Pitch pairs suggest bigger issues

Talking about pitch mix is only useful to an extent.

Certainly we have done a lot of it here at Bucs Dugout and elsewhere.

But to really get into quantifying what a pitcher throws and when, looking at pitch sequencing — and pairings of pitches — is a much more useful endeavor.

If we look at how Vazquez is pairing up his pitches, disturbing trends are afoot.

First, let’s look at his three most popular pitch pairings in 2018 against both right-handed h itters and left-handed hitters.

Vazquez Pitch Pairs - 2018

Batter Handedness Most Popular 2nd Most Popular 3rd Most Popular
Batter Handedness Most Popular 2nd Most Popular 3rd Most Popular
RHH FA-FA - (116) FA-CH - (55) CH-FA - (52)
LHH FA-FA - (16) SL-FA - (8) FA-SL - (7)

Next, we’ll repeat that same exercise for 2017:

Vazquez Pitch Pairs - 2017

Batter Handedness Most Popular 2nd Most Popular 3rd Most Popular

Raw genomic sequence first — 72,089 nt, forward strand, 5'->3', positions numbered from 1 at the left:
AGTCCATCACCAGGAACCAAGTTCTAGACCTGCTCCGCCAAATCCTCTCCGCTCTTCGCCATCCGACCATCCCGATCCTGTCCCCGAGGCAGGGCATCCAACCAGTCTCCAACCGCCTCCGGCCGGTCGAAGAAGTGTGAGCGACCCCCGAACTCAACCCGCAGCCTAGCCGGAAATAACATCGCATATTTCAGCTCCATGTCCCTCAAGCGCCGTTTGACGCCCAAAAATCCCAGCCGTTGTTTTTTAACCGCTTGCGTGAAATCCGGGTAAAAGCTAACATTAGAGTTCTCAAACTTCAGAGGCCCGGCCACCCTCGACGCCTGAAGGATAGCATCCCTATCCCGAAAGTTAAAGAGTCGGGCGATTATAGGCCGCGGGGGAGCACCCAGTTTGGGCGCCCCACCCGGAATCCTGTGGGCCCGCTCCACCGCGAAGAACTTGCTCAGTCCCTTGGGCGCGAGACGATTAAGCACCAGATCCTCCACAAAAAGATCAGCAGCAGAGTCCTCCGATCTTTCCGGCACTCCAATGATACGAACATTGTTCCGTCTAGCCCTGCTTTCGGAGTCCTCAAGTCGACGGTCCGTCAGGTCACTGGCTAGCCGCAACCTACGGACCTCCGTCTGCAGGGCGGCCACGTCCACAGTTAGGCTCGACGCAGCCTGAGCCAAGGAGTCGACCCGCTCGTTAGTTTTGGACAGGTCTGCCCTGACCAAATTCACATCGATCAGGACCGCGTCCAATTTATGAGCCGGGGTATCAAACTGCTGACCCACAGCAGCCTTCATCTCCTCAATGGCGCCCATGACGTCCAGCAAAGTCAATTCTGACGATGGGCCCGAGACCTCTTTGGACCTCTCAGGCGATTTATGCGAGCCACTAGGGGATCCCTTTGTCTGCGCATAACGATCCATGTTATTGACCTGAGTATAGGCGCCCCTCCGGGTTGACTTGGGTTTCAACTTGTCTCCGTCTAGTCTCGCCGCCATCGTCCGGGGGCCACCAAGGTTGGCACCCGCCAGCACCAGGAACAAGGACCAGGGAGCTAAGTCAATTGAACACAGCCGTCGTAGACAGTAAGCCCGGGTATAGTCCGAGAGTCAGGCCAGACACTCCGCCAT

Batter Handedness Most Popular 2nd Most Popular 3rd Most Popular
RHH FA-FA - (190) FA-CH - (103) CH-FA - (97)
LHH FA-FA - (104) FA-SL - (39) SL-FA - (31)

Everything that is old is new again it seems. Save for a flip-flop on when the slider is seen most against left-handed hitters, things are pretty much status quo year over year.

Relievers can get by with two pitches. Relievers who throw consistent heat and follow it up with an unfair changeup that can hit 90 mph can definitely get by, but relievers who throw two pitches almost exclusively at the same times can and will lose that effectiveness as hitters get more familiar.

Because Vazquez’s right-left sample size is split so dramatically, I dug deeper into these pairings against right handed hitters. I found that 65.4 percent of the FA-FA and 82.5 percent of the FA-CH pairs come within the first three pitches of any at-bat.

Let’s look at how the fastball against RHH within the first three pitches of an at bat looks for both 2017 and 2018:

Sweet-spot, anyone? Rivero’s fastball offerings within the first three pitches of an at-bat are more or less offered up on a silver platter for any competent right handed major league hitter to tee off on.